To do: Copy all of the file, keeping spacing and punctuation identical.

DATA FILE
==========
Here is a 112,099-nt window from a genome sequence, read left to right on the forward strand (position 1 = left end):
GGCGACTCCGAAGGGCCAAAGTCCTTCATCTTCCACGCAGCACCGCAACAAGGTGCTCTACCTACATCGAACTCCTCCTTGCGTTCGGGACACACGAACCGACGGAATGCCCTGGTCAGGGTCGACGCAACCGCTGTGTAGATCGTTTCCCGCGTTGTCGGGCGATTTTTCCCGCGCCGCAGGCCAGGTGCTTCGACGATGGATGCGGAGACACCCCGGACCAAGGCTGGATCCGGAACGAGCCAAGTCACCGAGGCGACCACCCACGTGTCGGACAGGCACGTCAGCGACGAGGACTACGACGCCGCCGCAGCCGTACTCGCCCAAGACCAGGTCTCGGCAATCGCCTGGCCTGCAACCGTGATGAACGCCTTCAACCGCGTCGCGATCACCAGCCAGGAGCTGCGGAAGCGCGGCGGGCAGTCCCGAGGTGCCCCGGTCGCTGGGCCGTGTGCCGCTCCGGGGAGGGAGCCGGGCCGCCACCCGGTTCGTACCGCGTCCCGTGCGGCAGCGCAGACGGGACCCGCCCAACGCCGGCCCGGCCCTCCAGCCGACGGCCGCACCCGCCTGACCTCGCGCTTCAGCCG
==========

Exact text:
Here is a 112,099-nt window from a genome sequence, read left to right on the forward strand (position 1 = left end):
GGCGACTCCGAAGGGCCAAAGTCCTTCATCTTCCACGCAGCACCGCAACAAGGTGCTCTACCTACATCGAACTCCTCCTTGCGTTCGGGACACACGAACCGACGGAATGCCCTGGTCAGGGTCGACGCAACCGCTGTGTAGATCGTTTCCCGCGTTGTCGGGCGATTTTTCCCGCGCCGCAGGCCAGGTGCTTCGACGATGGATGCGGAGACACCCCGGACCAAGGCTGGATCCGGAACGAGCCAAGTCACCGAGGCGACCACCCACGTGTCGGACAGGCACGTCAGCGACGAGGACTACGACGCCGCCGCAGCCGTACTCGCCCAAGACCAGGTCTCGGCAATCGCCTGGCCTGCAACCGTGATGAACGCCTTCAACCGCGTCGCGATCACCAGCCAGGAGCTGCGGAAGCGCGGCGGGCAGTCCCGAGGTGCCCCGGTCGCTGGGCCGTGTGCCGCTCCGGGGAGGGAGCCGGGCCGCCACCCGGTTCGTACCGCGTCCCGTGCGGCAGCGCAGACGGGACCCGCCCAACGCCGGCCCGGCCCTCCAGCCGACGGCCGCACCCGCCTGACCTCGCGCTTCAGCCG